LOS ANGELES -- Romantic love is difficult enough to navigate if you're neurotypical (Exhibit A: the entire rom-com genre). But if you've been diagnosed with autism spectrum disorder, the perils and pitfalls of dating, relationships and commitment can seem like insurmountable chasms.
How do you apologize to your girlfriend after a fight if you can't read facial cues? What does physical intimacy look like if you hate being stroked or hugged? These are just some of the questions that people with autism grapple with on a daily basis -- and the subject of a new documentary called "Autism In Love."
Independent filmmakers Matt Fuller and Carolina Groppa in Los Angeles, Calif. have been exploring the issue for the past 18 months, following four people and four couples as they look for love and try to keep it. Halfway through production already, Fuller and Groppa posted their production plan to Kickstarter Monday to raise money to finish the film. In addition to the video they shot making their case to would-be backers (above), Fuller and Groppa also posted a compelling preview of the footage they've shot so far.
WATCH (story continues below):
Groppa got the idea for the documentary while working as an administrative assistant for Dr. Ira Heilveil, a professor of psychiatry at UCLA medical school. It was essentially a day job to support herself as she pursued acting and other film projects, Groppa explained to The Huffington Post.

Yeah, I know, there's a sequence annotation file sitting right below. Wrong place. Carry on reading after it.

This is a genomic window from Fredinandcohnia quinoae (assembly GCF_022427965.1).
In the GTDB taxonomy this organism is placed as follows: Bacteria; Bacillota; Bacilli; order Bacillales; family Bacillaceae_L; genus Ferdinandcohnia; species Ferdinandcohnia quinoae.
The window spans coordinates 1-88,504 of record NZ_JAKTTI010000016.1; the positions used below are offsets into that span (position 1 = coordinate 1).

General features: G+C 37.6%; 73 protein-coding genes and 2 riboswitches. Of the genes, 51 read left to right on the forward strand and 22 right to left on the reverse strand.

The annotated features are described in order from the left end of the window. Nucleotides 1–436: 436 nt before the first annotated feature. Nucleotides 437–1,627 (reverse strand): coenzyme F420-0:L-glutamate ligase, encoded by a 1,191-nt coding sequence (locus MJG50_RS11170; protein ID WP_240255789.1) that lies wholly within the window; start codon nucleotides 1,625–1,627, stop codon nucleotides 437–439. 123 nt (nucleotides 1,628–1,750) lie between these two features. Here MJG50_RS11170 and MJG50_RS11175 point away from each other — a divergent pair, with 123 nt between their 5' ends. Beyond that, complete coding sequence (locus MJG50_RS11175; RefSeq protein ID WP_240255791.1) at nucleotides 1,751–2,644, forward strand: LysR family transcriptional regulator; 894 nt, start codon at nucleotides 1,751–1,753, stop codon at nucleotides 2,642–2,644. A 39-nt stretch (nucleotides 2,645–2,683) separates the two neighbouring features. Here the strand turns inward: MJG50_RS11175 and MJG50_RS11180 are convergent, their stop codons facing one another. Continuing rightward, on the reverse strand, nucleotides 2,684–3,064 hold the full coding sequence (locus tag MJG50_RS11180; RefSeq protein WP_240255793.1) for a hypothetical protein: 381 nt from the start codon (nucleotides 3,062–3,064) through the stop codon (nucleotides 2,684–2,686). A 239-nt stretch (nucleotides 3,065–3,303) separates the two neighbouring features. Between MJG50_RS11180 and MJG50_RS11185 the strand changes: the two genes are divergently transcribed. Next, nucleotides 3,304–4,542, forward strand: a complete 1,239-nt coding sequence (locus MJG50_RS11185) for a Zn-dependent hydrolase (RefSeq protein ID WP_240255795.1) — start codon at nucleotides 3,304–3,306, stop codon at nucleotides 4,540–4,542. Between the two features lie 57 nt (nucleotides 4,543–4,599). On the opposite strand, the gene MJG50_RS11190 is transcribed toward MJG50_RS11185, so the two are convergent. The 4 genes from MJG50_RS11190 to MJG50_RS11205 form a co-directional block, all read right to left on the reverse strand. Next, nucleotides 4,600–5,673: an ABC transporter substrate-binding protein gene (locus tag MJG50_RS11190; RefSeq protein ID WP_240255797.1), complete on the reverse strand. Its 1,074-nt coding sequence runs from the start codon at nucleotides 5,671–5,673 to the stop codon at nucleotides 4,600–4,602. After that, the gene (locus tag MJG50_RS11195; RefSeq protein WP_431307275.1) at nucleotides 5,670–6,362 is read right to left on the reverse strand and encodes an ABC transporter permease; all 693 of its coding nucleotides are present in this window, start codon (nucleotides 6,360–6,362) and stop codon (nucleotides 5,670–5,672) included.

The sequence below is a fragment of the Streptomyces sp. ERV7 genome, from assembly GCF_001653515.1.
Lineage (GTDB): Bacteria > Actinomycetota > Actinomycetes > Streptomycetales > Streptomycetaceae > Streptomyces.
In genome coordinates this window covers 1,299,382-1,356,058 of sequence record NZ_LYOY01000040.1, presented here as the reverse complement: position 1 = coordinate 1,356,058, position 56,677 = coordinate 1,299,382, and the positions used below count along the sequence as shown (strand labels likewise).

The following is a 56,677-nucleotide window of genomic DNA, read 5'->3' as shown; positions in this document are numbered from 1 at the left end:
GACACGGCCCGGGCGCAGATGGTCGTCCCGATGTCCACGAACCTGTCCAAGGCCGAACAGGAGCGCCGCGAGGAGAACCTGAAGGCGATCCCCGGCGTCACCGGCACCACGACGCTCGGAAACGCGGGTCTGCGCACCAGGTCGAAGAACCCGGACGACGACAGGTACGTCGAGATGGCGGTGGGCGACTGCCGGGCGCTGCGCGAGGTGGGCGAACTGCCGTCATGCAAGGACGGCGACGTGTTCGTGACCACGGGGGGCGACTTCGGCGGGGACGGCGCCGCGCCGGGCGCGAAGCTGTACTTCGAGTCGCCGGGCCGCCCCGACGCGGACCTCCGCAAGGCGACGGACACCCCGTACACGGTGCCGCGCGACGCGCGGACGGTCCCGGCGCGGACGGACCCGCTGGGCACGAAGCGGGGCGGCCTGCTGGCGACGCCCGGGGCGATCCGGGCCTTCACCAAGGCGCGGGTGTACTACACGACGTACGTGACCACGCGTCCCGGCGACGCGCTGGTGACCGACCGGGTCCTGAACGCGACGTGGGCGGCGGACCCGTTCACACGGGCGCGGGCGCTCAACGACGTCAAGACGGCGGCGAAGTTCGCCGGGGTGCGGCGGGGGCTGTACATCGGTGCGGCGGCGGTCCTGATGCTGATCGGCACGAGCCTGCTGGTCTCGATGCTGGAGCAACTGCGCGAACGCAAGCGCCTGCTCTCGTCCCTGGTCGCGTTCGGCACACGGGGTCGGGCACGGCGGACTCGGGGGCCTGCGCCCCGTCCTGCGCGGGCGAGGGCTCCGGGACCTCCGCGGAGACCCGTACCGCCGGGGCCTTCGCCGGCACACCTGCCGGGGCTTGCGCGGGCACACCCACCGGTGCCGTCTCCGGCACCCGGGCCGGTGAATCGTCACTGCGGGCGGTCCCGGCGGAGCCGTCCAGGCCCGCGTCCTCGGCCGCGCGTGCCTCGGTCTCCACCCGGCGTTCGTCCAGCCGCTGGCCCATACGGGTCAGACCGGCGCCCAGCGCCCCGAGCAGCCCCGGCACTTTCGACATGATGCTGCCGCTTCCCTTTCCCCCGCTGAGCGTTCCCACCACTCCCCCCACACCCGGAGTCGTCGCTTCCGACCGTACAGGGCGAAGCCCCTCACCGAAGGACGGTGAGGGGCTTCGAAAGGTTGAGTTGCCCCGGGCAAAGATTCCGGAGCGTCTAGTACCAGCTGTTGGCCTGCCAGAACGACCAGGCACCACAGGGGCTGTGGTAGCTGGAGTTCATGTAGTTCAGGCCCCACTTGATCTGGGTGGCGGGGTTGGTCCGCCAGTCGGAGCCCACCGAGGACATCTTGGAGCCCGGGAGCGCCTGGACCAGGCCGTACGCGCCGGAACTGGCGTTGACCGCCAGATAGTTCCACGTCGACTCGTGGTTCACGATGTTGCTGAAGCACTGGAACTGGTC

But when Heilveil asked Groppa to help him with research for a new book, the stories she read about members of the autism community and their romantic adventures quickly became a passion project. She approached friend Matt Fuller (the pair had met at film school at the University of Central Florida) with an idea for a documentary. As of this story's publish date, they are half-way done with film production.
"I was immediately hooked because I was always looking for stories about characters who want something it seems they can't have," said Fuller in a phone interview with The Huffington Post. Fuller, who has a background in film development at Sony and MBST Entertainment, also admitted that he had been looking for something "a little bit more fulfilling."
"I'm in love with all of my subjects," Fuller added. "When I immersed myself in their world I realized how beautiful it was ... it's an amazing opportunity to examine a part of human experience that's important to us all."
Still, like the wider population, not everyone with autism longs for romance, pointed out Groppa to HuffPost.
"Even in the neurotypical world, that's not for everybody," said Groppa. "Not everybody with autism wants [romantic] love." Groppa hopes her film will help viewers "redefine [their] own conception of love -- not just how it relates to someone with autism."
The filmmakers hope to raise enough money to finish filming, hire an editor and send it out to film festivals. To learn more about their project, check out their Kickstarter page and watch the video below.